Orexigen Approval Shows That Diversification Strategy Can Work

| About: Orexigen Therapeutics, (OREX)

On Tuesday, December 7, a Food and Drug Administration advisory panel voted 13 to 7 to recommend approval for Orexigen Therapeutics (NASDAQ:OREX)'s obesity drug Contrave.

Contrave moves closer to commercialization while its two principal rivals -- Arena Pharmaceuticals's (NASDAQ:ARNA) Lorquess, or lorcaserin, and Vivus Inc's.(NASDAQ:VVUS) Qnexa -- were sent back to the drawing board in October because of safety concerns.

I have previously suggested an approach for investors interested in making a general play on obesity drug development, or in taking a view that the FDA will come to regard obesity drugs as tools for improving health rather than as "vanity" or cosmetic aids. I call it the "basket" approach, although up until Tuesday it was leading some to call me a "basket case." The idea was to invest in a basket of all three of the small obesity drug developers, VVUS, ARNA, and OREX. This diversifies out some of the company-specific risk, and relieves the investor of the mental burden of constantly handicapping one of the companies against the other two. Whether or not someone actually made money on this basket, of course, would depend on when it was purchased, how it was weighted at the start, and how and whether it was reweighted. But in principle, it is nice to feel vindicated.

Going forward, it may still be worth considering a modified, or at least reweighted, basket approach. VVUS now has two years of safety data that it may well be able to resubmit to the FDA for Qnexa. While ARNA's prospects look cloudier, a small exposure to ARNA can be had for relatively cheap. When you own all three stocks, you don't have to put time and energy into sorting out the ups and downs or relative merits of any one of them so much.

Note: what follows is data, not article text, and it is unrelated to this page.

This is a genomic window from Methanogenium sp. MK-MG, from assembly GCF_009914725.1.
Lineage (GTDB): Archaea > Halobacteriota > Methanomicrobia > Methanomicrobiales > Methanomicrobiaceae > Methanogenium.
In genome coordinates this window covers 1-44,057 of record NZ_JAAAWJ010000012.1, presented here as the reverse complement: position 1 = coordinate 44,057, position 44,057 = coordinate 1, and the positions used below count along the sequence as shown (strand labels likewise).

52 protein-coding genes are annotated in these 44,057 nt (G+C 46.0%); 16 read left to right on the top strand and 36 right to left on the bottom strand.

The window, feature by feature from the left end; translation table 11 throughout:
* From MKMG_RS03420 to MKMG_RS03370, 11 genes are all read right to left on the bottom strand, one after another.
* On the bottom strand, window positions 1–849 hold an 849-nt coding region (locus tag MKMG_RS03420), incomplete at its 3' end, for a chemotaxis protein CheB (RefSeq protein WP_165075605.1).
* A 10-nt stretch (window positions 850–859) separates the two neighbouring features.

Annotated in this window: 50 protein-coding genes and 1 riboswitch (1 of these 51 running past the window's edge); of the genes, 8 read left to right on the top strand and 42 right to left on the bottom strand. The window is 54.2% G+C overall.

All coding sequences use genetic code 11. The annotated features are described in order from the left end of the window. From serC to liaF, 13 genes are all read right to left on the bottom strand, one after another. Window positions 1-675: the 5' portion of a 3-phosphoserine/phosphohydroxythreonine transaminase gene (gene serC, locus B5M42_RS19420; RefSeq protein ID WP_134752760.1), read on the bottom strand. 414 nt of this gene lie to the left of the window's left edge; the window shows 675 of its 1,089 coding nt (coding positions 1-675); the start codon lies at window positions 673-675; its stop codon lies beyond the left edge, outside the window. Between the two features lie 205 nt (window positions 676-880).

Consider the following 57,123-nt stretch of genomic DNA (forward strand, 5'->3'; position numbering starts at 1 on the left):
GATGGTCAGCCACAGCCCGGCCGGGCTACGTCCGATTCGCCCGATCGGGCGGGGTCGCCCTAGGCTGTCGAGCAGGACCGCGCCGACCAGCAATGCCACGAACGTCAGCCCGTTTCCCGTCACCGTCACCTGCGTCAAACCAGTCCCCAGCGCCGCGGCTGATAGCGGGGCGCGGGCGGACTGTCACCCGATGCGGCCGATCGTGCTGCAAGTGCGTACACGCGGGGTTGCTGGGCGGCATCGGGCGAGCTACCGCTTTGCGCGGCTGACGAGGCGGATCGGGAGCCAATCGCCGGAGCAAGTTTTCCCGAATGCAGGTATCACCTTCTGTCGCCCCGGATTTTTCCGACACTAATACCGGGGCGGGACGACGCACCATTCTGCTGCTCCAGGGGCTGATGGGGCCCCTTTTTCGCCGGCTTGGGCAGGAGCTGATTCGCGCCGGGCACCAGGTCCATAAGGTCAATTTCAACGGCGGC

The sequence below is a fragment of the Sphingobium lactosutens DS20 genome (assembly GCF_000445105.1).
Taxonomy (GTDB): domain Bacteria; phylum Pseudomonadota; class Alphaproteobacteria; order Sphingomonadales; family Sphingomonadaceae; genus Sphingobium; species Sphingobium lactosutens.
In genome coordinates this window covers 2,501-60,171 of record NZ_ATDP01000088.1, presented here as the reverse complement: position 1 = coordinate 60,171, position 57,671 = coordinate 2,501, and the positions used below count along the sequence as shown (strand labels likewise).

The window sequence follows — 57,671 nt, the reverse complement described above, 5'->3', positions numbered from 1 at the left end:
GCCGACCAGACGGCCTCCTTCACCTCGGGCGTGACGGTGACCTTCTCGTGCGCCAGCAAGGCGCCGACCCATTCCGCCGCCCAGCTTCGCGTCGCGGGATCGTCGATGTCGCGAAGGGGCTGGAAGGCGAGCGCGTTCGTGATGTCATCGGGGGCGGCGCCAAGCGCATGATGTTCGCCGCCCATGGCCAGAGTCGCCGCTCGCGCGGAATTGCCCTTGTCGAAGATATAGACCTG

Contrave is a combination of two existing drugs, the antidepressant bupropion and the anti-addiction drug naltrexone, in a sustained release formulation. On average, patients had a 4.2% placebo-adjusted weight loss. However, the average does not tell the whole story, since it seems that patients either respond to Contrave fairly strongly or hardly at all: about 50% of patients achieved weight loss of 5% or more of body weight. This meets one of the FDA benchmarks for efficacy, and that's all that is required.

The panel also voted 11 to 8, with one abstention, that additional cardiovascular safety studies be conducted post-approval rather than pre-approval. This second vote is very good news for Contrave as well as all other obesity candidates, since the studies in question would be very extensive and time-consuming, enrolling thousands of patients over several years. Conducting such studies pre-approval would arguably make obesity drug development prohibitively difficult. VVUS shares rose 10% Tuesday afternoon on the news of the safety study vote.

OREX has a marketing partnership in place for Contrave with Takeda of Japan.

While the FDA is not required to follow the recommendations of its advisory panels, it usually does. Contrave's PDUFA date, or approval decision, is scheduled by January 31. Expect volatility in the stock leading up to that date.

Disclosure: I am long OREX.